What NOT to Tell Yourself When Going Through Change {The Grove: Change}

An empty space existed in a corner of my living room. What better to fill an empty space with than a plant, of course! I told my husband that this lonely corner was crying out for a plant to fill it. He rolled his eyes at this, but knowing the joy plants bring his wife, he easily agreed to the purchase.

I had been eying the trendy but forever gorgeous fiddle leaf fig plants. A medium size plant was in our budget, but I had great dreams of growing it into a tall, luscious living room tree. So I did all the googling to learn how to take care of a fiddle leaf fig. I read it can be finicky and harder to grow than most plants. But I was not deterred.

So I headed to the greenhouse, made my choice (there was only one) and gently put my new fiddle leaf fig in the car. At home I placed it in its spot, and then proceeded to check it daily. At first all seemed well, and I was thrilled. But after about a week, I noticed one of it’s beautiful broad leafs turning yellow.

Quickly I googled “fiddle leaf fig leafs turn yellow.” I learned that the leafs may turn yellow if it is not getting enough water or if it is getting too much water. Or it may turn yellow if it is not getting enough sun or if it getting too much sun. In other words, Google, you were no help at all.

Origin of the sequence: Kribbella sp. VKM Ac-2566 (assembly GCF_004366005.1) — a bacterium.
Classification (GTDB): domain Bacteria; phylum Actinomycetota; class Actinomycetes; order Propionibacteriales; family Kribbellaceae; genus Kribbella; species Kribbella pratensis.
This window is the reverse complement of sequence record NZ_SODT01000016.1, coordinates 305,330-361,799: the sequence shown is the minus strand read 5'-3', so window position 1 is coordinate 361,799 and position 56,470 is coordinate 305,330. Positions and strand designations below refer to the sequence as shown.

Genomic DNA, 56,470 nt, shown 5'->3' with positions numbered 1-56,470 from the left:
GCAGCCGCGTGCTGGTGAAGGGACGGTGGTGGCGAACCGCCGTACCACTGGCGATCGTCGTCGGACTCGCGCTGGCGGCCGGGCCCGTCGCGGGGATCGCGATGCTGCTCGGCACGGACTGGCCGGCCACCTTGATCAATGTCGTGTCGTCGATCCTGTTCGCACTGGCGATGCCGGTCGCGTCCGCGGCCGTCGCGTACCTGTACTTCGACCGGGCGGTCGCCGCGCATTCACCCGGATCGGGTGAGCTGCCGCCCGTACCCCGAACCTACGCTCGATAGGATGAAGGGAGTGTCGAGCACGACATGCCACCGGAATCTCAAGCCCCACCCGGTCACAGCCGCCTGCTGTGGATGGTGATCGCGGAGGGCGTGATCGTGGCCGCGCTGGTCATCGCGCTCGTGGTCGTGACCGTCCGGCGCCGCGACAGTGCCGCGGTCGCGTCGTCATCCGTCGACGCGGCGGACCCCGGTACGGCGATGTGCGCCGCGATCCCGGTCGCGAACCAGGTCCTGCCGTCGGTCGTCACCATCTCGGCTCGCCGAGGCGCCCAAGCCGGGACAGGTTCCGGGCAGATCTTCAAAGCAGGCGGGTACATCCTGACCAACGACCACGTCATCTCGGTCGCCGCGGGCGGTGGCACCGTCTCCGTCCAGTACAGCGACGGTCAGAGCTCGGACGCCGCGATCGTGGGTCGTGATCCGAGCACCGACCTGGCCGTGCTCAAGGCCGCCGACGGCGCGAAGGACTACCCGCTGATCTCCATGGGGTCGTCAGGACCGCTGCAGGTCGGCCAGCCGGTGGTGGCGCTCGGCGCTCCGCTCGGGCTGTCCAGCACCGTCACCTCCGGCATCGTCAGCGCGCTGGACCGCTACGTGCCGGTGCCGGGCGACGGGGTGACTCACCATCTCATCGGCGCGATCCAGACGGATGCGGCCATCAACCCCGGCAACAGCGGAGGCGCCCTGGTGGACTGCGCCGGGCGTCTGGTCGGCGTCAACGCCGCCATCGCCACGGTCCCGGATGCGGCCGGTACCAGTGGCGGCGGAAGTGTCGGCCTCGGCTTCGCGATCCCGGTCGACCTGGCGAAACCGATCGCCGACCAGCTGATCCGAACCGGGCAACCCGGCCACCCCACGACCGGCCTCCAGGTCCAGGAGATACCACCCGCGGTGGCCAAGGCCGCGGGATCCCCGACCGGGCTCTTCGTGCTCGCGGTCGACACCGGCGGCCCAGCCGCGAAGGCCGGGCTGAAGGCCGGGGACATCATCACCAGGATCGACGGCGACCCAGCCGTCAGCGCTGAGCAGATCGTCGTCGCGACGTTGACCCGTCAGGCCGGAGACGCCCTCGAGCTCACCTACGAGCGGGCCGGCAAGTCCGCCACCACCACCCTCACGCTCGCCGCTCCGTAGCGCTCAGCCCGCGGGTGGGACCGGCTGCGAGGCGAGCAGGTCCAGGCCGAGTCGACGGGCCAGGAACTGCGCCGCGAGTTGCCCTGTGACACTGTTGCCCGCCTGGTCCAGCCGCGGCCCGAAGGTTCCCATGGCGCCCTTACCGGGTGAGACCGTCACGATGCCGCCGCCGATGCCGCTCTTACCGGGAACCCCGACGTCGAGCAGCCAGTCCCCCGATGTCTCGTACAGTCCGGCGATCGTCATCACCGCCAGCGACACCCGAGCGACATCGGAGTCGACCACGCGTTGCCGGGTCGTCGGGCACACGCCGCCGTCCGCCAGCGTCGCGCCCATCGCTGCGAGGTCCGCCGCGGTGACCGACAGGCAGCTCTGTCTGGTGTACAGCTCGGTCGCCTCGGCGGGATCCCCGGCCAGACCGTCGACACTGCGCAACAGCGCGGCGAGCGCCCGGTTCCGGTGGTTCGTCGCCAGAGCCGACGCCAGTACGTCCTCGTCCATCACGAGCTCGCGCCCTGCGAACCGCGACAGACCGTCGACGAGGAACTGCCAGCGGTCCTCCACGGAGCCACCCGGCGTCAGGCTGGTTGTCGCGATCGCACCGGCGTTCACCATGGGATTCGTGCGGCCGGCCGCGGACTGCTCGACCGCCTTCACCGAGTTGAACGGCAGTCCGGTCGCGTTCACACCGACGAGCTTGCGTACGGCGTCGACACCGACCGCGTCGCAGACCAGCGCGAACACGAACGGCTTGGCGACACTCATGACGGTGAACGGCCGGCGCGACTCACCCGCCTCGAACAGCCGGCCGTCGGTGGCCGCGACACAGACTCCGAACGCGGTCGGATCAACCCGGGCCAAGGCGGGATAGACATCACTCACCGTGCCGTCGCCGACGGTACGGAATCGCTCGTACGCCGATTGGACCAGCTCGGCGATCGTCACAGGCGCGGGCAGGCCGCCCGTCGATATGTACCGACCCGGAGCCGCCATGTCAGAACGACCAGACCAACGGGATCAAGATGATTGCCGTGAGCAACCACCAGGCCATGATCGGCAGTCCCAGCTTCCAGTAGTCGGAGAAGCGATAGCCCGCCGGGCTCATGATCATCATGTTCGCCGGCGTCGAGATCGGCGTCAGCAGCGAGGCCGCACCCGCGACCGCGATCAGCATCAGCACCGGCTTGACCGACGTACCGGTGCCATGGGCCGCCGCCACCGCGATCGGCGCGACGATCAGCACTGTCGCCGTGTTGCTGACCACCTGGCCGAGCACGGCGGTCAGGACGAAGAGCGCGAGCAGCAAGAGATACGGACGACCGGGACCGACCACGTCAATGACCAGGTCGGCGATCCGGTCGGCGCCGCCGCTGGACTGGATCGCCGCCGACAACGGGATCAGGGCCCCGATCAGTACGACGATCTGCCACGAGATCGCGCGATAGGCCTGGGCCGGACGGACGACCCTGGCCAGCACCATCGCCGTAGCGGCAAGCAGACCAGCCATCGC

To my chagrin, the big leaf continued to turn yellow and then fell off. I waited, trying to make sure it was getting enough, but not too much water, enough sun, but not too much sun. I wondered if I should move it to a different space, but I had read that these plants don’t like to be moved around.

Despite my attentive care, one leaf after another would to turn yellow until it dropped to the floor. “It’s dying!” I mourned.

Then a friend said, “Oh, it’s probably transition stress.”

Yes! Suddenly I felt a deep understanding of my plant (it’s a weird plant lady thing). I know transition stress. I know it well.

When you move from one place to another, literally everything is different, the air, the water, the light, everything. My plant had lost its greenhouse home, and the stress of that took its toll.

When you go through any kind of major change, not just moving your home, there is nearly always a death or loss of something involved. You lose a relationship or a dream or familiarity or competence or assurance. And it hurts.